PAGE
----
When relocating to a new country, it’s an exciting time as the start of a new chapter. But there are also some challenges that tend to pop up after arrival. One major challenge for those relocating to the United States is the necessity of building a credit score from scratch.
Upon arrival in the United States, new immigrants don’t have a credit history. With that, they join the ranks of the estimated 26 million people that the Consumer Financial Protection Bureau deems “credit invisible.”
Unfortunately, a strong credit score abroad won’t translate directly into a good credit score in the United States. But it’s possible to harness the power of good financial habits to build your credit score here. Let’s explore how you can build credit after moving to the United States.
Before we dive into the nitty-gritty details of how to build credit, it’s important to clarify why you should bother to achieve this goal in the first place.
Here’s a closer look at the reasons why you should consider investing time and energy into the goal of building credit.
The major benefit of a good credit score is that you can access better financing opportunities.
If you are planning to make any major purchases during your tenure in the country, it’s likely you’ll rely on the help of financing. After all, most Americans tap into loans to make major purchases, like a home or vehicle.
Not only will a good credit score get you access to the loan, but it can also help you save thousands on interest payments over the life of the loan. That’s because lenders are willing to offer lower interest rates to borrowers with better credit scores.
Here’s a closer look at how those interest savings can really add up over time:
Buyer 1 has a high credit score of 790 which allows them to tap into a 4% interest rate. They take out a loan for $40,000 to purchase their new ride. With a loan term of 60 months, their monthly payment is $736.66. Over the life of the loan, they’ll pay $4,199 in interest.
Buyer 2 has a lower credit score of 650 which allows them to get a credit score of 7%. Like Buyer 1, they take out a loan with a 60-month term for $40,000. But their monthly payment is $792.05. At the end of the day, Buyer 2 pays $7,522 in interest.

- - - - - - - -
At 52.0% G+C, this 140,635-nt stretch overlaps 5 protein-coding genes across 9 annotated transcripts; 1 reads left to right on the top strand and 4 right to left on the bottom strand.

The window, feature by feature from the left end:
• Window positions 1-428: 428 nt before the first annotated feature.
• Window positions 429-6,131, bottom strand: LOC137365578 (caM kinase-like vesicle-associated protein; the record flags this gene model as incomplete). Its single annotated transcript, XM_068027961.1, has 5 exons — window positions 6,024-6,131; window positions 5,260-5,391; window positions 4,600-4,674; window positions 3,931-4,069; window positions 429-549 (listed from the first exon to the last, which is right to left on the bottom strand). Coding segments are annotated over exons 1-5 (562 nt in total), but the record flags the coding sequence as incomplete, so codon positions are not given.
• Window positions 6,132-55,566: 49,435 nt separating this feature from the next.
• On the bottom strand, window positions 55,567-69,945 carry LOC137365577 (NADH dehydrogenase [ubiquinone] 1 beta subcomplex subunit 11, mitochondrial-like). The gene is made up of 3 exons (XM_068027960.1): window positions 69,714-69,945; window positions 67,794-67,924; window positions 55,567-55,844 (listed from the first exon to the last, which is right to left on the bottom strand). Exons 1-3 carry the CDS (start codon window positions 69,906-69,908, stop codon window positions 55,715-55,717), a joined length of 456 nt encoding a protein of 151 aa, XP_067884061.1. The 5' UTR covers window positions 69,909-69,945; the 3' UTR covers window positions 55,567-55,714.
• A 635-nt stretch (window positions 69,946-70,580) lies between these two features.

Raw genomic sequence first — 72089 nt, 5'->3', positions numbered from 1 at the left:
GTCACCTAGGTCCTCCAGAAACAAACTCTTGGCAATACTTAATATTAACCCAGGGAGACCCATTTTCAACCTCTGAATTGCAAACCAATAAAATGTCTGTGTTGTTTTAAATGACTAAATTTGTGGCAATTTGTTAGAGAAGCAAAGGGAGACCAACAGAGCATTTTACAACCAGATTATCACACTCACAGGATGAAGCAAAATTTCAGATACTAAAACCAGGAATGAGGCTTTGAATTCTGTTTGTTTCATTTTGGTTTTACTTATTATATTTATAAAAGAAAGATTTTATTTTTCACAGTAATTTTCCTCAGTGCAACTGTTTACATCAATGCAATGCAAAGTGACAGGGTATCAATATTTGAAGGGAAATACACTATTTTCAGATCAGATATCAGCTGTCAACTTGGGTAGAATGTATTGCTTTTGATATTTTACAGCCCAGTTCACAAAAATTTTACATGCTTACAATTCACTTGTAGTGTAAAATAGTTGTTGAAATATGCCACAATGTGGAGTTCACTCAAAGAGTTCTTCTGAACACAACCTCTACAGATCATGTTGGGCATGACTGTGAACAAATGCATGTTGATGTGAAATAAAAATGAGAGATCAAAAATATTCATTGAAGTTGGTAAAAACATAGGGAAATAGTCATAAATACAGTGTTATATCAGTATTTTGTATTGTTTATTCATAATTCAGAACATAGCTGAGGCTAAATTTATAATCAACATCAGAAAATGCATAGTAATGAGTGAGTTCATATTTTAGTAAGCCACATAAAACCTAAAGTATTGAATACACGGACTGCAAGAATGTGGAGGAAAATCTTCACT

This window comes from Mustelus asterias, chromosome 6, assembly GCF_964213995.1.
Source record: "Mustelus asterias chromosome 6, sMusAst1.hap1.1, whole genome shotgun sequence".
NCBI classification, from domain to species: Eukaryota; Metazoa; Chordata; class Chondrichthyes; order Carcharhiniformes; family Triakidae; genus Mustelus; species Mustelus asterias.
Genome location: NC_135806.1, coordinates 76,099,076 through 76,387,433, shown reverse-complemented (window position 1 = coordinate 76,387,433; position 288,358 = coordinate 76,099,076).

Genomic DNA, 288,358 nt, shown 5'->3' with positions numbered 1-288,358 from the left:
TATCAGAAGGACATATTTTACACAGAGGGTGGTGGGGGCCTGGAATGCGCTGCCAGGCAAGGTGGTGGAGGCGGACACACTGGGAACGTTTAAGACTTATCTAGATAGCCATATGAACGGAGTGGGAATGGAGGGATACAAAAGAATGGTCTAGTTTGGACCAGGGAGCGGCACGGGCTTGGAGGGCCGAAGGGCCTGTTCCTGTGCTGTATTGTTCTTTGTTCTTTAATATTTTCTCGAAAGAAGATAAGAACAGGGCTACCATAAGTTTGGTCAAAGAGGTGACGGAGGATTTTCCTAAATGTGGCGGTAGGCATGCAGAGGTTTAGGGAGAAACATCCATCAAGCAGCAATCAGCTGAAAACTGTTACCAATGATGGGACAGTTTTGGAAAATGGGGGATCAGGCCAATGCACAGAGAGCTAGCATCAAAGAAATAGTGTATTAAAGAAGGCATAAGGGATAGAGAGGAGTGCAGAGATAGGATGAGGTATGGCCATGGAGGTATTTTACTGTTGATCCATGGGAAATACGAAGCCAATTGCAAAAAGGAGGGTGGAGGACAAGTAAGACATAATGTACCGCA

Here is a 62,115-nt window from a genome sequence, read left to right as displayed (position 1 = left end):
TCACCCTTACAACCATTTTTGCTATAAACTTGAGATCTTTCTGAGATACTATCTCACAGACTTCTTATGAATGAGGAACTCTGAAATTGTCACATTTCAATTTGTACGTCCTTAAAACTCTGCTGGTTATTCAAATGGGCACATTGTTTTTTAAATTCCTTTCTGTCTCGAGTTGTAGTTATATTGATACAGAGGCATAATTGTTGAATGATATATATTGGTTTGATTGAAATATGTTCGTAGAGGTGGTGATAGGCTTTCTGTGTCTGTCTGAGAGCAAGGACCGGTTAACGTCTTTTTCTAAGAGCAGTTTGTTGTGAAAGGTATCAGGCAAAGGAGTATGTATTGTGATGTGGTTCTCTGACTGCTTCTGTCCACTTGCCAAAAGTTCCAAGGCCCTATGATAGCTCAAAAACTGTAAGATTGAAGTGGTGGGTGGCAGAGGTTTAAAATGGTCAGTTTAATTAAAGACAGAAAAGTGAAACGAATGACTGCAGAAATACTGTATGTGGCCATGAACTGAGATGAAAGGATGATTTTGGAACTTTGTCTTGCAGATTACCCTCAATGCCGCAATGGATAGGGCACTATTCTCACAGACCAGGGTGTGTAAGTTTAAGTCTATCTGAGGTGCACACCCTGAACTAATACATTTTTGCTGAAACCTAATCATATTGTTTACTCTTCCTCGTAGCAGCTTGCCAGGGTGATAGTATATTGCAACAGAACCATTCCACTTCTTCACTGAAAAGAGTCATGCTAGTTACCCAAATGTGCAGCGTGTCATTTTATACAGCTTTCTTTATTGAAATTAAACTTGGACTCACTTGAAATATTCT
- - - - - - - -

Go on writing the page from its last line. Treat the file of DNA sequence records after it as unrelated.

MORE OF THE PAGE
With a lower credit score, Buyer 2 faces both a higher monthly payment and pays more in interest over the life of the loan. Not only can a better credit score make a difference in your monthly budget, but also in your long-term financial plans.
Even if you aren’t planning to make a major purchase in the United States, a good credit score can come in handy while fulfilling other basic needs. For example, many landlords will run a credit check before they approve your lease.
Landlords often take this precaution because they want to see if you have a history of making on-time payments. After all, the landlord wants to see your rent check arrive on time each and every month. By renting to tenants with a good credit score, they can feel more comfortable about moving forward with the lease.
Need more motivation? Explore the top reasons why having a good credit score matters.
Although you can likely open a credit card of some kind with a bad credit score, it’s unlikely to come with the top perks. In fact, those with a bad credit score are likely to get stuck with a card that’s charging extremely high interest rates and fees.
With a better credit score, you can tap into a credit card that offers rewards and benefits. Premium rewards credit cards help you stretch your spending a little bit farther with the cash back or rewards points to use as you see fit.
The right rewards card for you varies based on your goals. But one thing is certain, everyone can benefit from harnessing the power of extra perks while spending what they were already planning to. For example, I regularly use travel rewards cards to get more bang for my travel bucks.
With a better understanding of why building credit is important, let’s explore the strategies you can implement to help your credit score.
First things first, it’s important to see where you stand. Although you might be just arriving, take a minute to check out your credit score. It’s possible you’ve already started making an impression on your credit score since your arrival.
Here’s a complete guide on where to get your credit score. Luckily, this step can be completely free.
Determine where your credit score falls on the scale:
If you don’t have a credit score at all, you won’t show up on the scale. But in any case, it’s a good idea to see where your journey is starting from. Not only can this step help you visualize your success, but also look back on progress along the way.
A credit score is a reflection of the information on your credit report. With positive information on your credit report, you’ll likely have a good credit score. But negative information on your credit report often leads to a bad credit score.
As you start the process of building your credit, it’s critical to check in on your credit report occasionally. The reality is that mistakes can make their way onto your credit report and negatively impact your credit score.
Whether the mistake is a mix-up with a lender or a more serious case of identity theft, it’s best to spot this mistake sooner rather than later.
Your payment history accounts for 35% of your FICO score, making it the most important factor in determining your credit score. And the good news is that making on-time payments is something entirely within your control.